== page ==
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  • Writer's pictureSteve

Texas Chainsaw Massacre (2022)

Well it was inevitable really, wasn't it. If Scream and Halloween can do it, you can bet TCM can too. I mean, if any of these three franchises actually, truly deserves a competent re-visit, then send me to Texas any day of the week.

Nostalgia has been prevalent more recently than ever in the movie industry and this is not much different, except the expectations of those nostalgic for the seventies horror shocker are likely going to be a good deal older than those that were only recently pining for more Scream.


And what you take into this when you sit down with it will most likely be influenced by your previous experience of the franchise. If you saw the original in the mid-seventies and then lived under a rock, only to resurface this week, then anticipation will be very high, such was the influence and social effect of the film. Whether this feeling has been reproduced since is a personal point of view, most would probably admit that the original was the undisputed highlight so far.


Where some films are polished and edited sublimely, TCM has always felt like the dirt under your cracked fingernails. A grubby, shocking undercurrent amongst the genre's predictable and more familiar siblings and it tries to do the same here, but the shock and awe provided by what was ostensibly a video nasty in the UK at the time, it does take a lot more to scare audiences in these less innocent, enlightened days.


This is gory and bloody, brutal and unapologetic for its visceral horror, much like the original, but I wonder if this had been release in 1974 if it would have received the universally positive response from audiences in the same way the original film did. As it is, whilst it does what it does well, and we're not asking much, the general audience member, even for schlock horror, is decades more sophisticated than they used to be. Hence, some will roll their eyes and not be impressed as they might.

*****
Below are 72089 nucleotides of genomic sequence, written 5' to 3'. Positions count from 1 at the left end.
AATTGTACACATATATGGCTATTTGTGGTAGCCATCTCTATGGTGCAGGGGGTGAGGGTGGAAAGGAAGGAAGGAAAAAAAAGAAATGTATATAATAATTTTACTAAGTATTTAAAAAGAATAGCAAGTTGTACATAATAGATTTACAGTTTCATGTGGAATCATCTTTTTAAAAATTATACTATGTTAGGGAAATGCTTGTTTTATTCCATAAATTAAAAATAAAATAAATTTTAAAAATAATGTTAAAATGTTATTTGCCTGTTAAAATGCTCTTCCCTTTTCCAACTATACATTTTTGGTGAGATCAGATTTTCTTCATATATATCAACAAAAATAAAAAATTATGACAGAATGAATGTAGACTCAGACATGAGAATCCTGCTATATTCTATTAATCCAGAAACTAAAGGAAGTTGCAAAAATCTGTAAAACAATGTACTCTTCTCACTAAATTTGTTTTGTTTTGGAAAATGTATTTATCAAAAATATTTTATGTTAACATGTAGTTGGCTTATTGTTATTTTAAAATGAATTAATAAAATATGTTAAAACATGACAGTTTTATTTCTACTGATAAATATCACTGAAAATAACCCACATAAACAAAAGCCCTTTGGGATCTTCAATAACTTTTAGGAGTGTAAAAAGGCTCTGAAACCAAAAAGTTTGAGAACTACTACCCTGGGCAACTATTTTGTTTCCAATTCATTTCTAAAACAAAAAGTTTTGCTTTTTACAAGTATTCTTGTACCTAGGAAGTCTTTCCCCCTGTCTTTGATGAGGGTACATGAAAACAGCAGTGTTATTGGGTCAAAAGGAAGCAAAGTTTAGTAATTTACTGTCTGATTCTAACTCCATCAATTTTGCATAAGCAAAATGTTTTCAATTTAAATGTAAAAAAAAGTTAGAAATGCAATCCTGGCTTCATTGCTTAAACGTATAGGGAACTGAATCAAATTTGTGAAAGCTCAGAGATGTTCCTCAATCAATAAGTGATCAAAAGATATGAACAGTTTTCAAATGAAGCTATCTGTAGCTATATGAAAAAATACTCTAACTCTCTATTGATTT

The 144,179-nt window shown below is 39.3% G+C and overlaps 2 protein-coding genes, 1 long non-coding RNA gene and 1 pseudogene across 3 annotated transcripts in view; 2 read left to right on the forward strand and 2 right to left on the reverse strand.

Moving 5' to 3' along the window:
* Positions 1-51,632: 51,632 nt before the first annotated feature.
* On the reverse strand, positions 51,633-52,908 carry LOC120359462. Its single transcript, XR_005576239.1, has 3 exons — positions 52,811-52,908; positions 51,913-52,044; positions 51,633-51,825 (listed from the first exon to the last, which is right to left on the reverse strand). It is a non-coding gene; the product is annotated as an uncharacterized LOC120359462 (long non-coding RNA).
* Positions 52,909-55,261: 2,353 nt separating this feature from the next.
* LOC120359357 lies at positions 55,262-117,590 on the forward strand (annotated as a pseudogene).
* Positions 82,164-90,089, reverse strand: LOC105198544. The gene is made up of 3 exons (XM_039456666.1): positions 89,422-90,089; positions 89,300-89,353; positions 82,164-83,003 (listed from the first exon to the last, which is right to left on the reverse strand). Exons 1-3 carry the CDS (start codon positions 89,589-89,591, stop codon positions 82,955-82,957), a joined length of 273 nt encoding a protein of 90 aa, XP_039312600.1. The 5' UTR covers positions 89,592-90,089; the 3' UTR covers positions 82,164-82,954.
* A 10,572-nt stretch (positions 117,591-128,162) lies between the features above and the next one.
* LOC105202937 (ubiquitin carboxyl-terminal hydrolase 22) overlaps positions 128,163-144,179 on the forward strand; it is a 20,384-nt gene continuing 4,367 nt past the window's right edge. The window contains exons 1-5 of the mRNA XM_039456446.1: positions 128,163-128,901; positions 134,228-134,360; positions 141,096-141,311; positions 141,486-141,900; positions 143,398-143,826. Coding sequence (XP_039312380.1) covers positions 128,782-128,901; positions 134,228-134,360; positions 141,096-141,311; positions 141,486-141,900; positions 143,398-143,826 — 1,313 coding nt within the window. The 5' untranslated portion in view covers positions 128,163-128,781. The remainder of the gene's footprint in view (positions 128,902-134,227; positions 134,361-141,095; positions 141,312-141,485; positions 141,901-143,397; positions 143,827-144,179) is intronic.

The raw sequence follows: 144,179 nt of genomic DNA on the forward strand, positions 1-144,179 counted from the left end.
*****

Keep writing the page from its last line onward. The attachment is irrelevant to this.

Acted well enough to convince us of the plight of the players who find themselves in dire peril as Leatherface is back again creating chaos with his handy toolset, this is not challenging performance-wise. Some of the scenes are inventive but these are in the minority, with the director/s opting for easy and obvious more often than not. Personally, I failed to be immersed and even at under an hour and a half, this still felt laboured and overlong.


Not anywhere near as bad as it could have ended up being, and I was pleasantly surprised that it didn't disappoint me in the same way that Scream did this year, although honestly, my expectations for this were not nearly as high. Perfectly average. Fine if this is your cup of tea, but this will not set the horror world on fire like maybe it could or should have done.



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